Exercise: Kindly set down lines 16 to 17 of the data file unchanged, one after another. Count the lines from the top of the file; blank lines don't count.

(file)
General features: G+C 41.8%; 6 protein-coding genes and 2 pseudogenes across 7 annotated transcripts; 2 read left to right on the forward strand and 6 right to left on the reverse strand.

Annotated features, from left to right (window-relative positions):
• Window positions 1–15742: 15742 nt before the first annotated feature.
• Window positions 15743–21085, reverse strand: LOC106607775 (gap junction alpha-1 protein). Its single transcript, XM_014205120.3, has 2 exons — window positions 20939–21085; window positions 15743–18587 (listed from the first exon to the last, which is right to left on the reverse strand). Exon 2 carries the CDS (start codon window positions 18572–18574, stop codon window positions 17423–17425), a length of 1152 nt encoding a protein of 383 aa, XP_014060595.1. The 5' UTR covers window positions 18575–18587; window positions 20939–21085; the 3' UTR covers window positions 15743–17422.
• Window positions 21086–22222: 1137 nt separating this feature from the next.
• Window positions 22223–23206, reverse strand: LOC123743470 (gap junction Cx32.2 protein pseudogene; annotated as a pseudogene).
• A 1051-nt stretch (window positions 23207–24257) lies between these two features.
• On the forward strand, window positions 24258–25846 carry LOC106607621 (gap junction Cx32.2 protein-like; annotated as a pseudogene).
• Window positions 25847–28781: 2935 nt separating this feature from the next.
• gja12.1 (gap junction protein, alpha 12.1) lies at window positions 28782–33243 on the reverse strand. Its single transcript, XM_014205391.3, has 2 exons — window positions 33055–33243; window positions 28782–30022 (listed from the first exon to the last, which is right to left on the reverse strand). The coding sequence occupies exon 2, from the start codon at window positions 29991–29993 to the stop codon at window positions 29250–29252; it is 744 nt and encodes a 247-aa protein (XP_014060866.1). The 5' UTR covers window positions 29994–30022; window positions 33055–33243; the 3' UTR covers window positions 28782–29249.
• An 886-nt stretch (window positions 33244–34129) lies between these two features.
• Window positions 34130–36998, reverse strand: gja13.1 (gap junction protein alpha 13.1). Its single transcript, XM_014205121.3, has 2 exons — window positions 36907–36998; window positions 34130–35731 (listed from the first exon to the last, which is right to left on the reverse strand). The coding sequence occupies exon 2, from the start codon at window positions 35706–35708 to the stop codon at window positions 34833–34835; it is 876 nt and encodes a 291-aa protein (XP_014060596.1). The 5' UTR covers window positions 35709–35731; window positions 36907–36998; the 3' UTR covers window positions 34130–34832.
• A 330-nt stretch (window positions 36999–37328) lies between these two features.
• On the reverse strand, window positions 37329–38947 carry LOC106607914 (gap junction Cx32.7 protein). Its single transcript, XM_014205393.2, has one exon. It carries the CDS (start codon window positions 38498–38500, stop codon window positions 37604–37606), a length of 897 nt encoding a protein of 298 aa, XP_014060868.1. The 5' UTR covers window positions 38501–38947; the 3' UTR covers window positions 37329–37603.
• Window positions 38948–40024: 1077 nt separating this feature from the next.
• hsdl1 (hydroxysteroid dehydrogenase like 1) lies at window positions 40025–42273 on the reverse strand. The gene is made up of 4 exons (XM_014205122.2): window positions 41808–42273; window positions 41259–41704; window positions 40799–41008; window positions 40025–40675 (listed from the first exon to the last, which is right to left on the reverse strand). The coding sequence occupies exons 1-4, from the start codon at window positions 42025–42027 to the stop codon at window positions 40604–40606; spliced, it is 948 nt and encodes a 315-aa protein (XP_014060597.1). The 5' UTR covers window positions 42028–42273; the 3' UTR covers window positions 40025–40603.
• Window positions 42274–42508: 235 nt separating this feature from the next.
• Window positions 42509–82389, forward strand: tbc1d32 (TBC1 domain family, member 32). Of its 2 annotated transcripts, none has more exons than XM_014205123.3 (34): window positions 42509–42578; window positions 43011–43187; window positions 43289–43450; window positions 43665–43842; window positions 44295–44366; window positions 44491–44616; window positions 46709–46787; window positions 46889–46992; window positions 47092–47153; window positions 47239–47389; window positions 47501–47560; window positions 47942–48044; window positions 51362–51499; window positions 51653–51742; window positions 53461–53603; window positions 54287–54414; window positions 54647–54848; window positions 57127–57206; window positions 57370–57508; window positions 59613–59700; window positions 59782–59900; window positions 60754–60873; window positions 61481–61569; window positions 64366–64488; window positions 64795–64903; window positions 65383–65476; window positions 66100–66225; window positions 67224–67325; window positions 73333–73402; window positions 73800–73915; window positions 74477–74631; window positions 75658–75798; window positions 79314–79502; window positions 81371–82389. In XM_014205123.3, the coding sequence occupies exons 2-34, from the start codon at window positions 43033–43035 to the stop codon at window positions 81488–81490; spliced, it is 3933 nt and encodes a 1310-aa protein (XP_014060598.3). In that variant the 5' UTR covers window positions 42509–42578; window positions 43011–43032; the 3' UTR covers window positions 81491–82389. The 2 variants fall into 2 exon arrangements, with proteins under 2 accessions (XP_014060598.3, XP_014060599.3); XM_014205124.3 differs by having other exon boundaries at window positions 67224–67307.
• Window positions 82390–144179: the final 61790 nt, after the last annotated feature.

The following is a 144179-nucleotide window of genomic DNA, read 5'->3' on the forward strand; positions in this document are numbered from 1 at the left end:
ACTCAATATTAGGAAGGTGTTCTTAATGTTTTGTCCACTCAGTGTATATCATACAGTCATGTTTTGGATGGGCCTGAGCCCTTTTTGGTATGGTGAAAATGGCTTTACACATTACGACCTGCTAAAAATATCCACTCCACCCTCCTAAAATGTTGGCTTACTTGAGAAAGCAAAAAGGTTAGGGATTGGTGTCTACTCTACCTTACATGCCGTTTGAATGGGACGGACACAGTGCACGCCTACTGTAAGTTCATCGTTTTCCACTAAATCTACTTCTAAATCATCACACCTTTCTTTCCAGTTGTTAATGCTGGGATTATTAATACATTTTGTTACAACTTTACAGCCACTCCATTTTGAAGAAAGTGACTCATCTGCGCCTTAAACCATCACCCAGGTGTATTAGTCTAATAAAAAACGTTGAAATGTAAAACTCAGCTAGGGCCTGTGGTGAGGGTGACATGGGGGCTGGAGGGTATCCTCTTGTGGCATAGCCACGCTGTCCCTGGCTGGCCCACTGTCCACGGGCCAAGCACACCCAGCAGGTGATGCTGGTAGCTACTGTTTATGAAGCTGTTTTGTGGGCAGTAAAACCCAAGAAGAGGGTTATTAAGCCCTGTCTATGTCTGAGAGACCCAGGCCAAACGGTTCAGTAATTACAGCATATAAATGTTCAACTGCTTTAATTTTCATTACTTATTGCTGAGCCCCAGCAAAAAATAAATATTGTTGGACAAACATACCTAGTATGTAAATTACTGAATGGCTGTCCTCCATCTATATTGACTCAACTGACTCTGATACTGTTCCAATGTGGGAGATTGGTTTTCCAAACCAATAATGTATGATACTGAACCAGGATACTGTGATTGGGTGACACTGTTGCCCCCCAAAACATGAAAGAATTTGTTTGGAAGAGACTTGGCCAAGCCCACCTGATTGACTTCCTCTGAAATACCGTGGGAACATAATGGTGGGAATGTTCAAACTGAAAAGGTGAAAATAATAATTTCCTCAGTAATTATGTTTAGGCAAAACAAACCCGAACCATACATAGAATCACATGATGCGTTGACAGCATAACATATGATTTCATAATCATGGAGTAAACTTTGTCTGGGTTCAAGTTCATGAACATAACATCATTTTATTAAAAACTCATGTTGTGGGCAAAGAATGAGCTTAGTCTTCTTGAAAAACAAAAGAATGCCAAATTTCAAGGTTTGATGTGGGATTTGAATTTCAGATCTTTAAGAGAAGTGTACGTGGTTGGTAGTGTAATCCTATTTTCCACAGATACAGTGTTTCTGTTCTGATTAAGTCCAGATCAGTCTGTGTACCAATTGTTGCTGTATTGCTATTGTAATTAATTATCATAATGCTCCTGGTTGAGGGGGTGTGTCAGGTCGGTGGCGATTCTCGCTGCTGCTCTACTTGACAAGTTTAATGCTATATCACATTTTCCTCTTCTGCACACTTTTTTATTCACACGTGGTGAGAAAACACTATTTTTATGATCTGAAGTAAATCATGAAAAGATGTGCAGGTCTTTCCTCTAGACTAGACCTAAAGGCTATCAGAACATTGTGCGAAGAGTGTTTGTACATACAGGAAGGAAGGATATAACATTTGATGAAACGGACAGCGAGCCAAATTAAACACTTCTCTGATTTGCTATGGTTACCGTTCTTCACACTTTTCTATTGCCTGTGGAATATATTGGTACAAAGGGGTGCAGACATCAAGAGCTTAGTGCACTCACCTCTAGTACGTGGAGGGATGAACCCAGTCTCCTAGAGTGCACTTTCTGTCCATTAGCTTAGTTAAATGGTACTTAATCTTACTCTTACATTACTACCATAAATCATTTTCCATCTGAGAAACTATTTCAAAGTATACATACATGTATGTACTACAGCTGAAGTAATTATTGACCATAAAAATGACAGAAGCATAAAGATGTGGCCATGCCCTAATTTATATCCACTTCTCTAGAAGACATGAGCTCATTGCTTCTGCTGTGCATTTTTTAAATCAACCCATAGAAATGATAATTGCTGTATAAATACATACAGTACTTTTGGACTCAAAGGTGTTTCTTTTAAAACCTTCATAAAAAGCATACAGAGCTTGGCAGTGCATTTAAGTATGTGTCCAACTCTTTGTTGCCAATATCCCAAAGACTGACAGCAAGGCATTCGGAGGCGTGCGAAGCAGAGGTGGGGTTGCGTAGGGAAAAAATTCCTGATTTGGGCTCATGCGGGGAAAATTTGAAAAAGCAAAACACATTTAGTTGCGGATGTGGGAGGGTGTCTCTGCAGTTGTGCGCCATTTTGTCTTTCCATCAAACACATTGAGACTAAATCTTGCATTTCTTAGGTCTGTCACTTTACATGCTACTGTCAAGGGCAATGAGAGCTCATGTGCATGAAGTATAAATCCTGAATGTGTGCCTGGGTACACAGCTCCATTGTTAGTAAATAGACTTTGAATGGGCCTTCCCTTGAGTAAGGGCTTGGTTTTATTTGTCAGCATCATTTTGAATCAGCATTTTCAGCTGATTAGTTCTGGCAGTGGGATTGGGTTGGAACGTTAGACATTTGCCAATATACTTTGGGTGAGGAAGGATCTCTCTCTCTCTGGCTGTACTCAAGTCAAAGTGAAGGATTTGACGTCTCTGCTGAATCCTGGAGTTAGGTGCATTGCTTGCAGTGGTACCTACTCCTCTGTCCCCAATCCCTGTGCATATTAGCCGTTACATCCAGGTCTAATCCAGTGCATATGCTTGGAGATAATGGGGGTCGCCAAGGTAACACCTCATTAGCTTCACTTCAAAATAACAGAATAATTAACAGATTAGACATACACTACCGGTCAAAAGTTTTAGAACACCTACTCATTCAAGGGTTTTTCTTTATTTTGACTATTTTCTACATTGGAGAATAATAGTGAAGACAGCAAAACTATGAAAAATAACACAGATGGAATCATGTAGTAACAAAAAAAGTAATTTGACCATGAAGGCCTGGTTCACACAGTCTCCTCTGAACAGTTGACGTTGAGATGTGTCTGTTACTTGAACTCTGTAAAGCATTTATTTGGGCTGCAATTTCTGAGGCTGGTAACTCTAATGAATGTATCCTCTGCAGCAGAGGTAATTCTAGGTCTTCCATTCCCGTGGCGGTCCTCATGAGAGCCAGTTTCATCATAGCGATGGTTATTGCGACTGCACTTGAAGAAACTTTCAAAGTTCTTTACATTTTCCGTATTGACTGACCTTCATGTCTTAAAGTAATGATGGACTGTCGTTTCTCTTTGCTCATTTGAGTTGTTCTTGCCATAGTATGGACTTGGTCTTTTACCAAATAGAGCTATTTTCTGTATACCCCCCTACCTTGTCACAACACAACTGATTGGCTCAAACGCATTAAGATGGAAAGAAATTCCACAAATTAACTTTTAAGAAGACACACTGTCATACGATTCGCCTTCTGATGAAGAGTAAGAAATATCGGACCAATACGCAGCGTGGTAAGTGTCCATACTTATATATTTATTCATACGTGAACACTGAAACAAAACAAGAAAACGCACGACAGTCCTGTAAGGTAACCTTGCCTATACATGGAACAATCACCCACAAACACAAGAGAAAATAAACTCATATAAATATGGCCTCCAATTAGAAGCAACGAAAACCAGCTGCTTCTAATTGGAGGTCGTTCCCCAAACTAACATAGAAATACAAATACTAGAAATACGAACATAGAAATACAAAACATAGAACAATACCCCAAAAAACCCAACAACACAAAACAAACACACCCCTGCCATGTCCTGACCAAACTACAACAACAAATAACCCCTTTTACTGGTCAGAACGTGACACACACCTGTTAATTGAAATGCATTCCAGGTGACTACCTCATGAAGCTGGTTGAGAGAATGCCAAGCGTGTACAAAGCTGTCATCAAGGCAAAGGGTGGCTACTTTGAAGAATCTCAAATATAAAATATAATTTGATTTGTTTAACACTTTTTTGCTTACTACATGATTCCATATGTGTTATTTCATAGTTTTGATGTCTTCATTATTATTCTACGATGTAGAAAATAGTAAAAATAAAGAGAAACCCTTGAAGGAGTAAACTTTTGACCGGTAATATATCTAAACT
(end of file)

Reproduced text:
• hsdl1 (hydroxysteroid dehydrogenase like 1) lies at window positions 40025–42273 on the reverse strand. The gene is made up of 4 exons (XM_014205122.2): window positions 41808–42273; window positions 41259–41704; window positions 40799–41008; window positions 40025–40675 (listed from the first exon to the last, which is right to left on the reverse strand). The coding sequence occupies exons 1-4, from the start codon at window positions 42025–42027 to the stop codon at window positions 40604–40606; spliced, it is 948 nt and encodes a 315-aa protein (XP_014060597.1). The 5' UTR covers window positions 42028–42273; the 3' UTR covers window positions 40025–40603.
• Window positions 42274–42508: 235 nt separating this feature from the next.